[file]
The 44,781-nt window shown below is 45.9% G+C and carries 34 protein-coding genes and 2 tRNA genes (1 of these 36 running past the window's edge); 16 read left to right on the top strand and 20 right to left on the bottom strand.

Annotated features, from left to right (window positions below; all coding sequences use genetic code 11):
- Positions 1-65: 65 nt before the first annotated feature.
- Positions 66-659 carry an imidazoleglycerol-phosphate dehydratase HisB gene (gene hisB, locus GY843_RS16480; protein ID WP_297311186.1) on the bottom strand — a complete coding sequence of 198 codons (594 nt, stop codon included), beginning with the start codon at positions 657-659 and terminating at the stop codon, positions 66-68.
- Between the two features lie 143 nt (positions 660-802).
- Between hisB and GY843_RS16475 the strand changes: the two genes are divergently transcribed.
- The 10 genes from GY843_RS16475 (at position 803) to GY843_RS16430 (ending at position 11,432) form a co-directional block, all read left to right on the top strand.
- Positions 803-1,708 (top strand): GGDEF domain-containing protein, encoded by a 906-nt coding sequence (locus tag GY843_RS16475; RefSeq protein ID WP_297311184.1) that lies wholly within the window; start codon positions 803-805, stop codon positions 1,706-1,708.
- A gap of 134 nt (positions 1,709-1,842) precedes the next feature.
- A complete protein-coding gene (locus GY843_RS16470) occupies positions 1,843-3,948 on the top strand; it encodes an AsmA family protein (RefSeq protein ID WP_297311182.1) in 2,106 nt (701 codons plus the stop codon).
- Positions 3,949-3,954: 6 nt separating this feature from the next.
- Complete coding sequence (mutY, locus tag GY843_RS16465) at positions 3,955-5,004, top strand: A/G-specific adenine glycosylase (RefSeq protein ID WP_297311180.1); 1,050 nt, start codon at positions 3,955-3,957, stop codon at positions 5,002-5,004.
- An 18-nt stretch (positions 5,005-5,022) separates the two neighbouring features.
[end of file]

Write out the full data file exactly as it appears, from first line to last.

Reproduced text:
The 44,781-nt window shown below is 45.9% G+C and carries 34 protein-coding genes and 2 tRNA genes (1 of these 36 running past the window's edge); 16 read left to right on the top strand and 20 right to left on the bottom strand.

Annotated features, from left to right (window positions below; all coding sequences use genetic code 11):
- Positions 1-65: 65 nt before the first annotated feature.
- Positions 66-659 carry an imidazoleglycerol-phosphate dehydratase HisB gene (gene hisB, locus GY843_RS16480; protein ID WP_297311186.1) on the bottom strand — a complete coding sequence of 198 codons (594 nt, stop codon included), beginning with the start codon at positions 657-659 and terminating at the stop codon, positions 66-68.
- Between the two features lie 143 nt (positions 660-802).
- Between hisB and GY843_RS16475 the strand changes: the two genes are divergently transcribed.
- The 10 genes from GY843_RS16475 (at position 803) to GY843_RS16430 (ending at position 11,432) form a co-directional block, all read left to right on the top strand.
- Positions 803-1,708 (top strand): GGDEF domain-containing protein, encoded by a 906-nt coding sequence (locus tag GY843_RS16475; RefSeq protein ID WP_297311184.1) that lies wholly within the window; start codon positions 803-805, stop codon positions 1,706-1,708.
- A gap of 134 nt (positions 1,709-1,842) precedes the next feature.
- A complete protein-coding gene (locus GY843_RS16470) occupies positions 1,843-3,948 on the top strand; it encodes an AsmA family protein (RefSeq protein ID WP_297311182.1) in 2,106 nt (701 codons plus the stop codon).
- Positions 3,949-3,954: 6 nt separating this feature from the next.
- Complete coding sequence (mutY, locus tag GY843_RS16465) at positions 3,955-5,004, top strand: A/G-specific adenine glycosylase (RefSeq protein ID WP_297311180.1); 1,050 nt, start codon at positions 3,955-3,957, stop codon at positions 5,002-5,004.
- An 18-nt stretch (positions 5,005-5,022) separates the two neighbouring features.